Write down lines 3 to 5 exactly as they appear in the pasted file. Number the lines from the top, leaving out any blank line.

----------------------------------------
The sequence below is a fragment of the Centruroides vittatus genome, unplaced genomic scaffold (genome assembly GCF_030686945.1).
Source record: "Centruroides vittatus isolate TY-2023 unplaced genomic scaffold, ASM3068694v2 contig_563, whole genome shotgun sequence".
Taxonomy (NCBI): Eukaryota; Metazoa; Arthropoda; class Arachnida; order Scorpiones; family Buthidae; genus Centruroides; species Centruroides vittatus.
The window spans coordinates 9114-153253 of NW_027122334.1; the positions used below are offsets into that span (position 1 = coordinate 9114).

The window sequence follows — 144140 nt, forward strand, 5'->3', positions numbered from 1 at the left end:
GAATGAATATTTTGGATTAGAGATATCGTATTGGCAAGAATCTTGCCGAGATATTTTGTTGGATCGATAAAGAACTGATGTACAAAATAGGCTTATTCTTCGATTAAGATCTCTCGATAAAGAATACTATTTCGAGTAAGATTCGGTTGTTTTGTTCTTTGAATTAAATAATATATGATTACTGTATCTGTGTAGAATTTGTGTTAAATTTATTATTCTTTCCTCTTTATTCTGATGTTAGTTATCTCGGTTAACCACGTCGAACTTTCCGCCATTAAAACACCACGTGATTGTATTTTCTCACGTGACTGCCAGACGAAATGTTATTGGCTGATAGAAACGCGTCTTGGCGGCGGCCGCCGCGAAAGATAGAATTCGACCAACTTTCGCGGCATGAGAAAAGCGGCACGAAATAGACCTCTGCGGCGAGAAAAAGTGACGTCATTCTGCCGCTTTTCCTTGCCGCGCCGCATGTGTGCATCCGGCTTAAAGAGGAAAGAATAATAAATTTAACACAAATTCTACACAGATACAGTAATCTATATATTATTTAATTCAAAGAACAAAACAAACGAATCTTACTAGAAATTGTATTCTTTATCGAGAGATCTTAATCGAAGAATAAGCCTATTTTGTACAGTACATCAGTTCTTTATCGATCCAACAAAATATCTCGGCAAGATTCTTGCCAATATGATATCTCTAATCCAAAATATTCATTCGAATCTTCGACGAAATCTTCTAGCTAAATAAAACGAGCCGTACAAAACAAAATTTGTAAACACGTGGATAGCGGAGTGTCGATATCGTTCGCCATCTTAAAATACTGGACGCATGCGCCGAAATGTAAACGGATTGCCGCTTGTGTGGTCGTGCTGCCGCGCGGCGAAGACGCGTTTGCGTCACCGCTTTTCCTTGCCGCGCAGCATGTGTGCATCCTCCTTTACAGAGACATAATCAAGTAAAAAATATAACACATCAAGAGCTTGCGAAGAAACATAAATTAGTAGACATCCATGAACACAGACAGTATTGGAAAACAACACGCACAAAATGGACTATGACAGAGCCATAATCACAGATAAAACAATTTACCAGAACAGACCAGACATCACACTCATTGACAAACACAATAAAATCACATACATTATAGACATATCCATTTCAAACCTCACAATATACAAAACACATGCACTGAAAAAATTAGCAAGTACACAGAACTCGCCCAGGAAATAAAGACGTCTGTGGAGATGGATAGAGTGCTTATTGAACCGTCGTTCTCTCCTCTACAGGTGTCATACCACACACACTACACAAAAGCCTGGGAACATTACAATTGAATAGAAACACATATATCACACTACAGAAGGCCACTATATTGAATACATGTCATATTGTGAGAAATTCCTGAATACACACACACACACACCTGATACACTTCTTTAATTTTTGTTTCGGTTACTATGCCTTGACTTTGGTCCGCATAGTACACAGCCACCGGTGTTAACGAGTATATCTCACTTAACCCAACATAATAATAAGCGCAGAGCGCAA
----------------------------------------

Taxonomy (NCBI): Eukaryota; Metazoa; Arthropoda; class Arachnida; order Scorpiones; family Buthidae; genus Centruroides; species Centruroides vittatus.
The window spans coordinates 9114-153253 of NW_027122334.1; the positions used below are offsets into that span (position 1 = coordinate 9114).

The window sequence follows — 144140 nt, forward strand, 5'->3', positions numbered from 1 at the left end: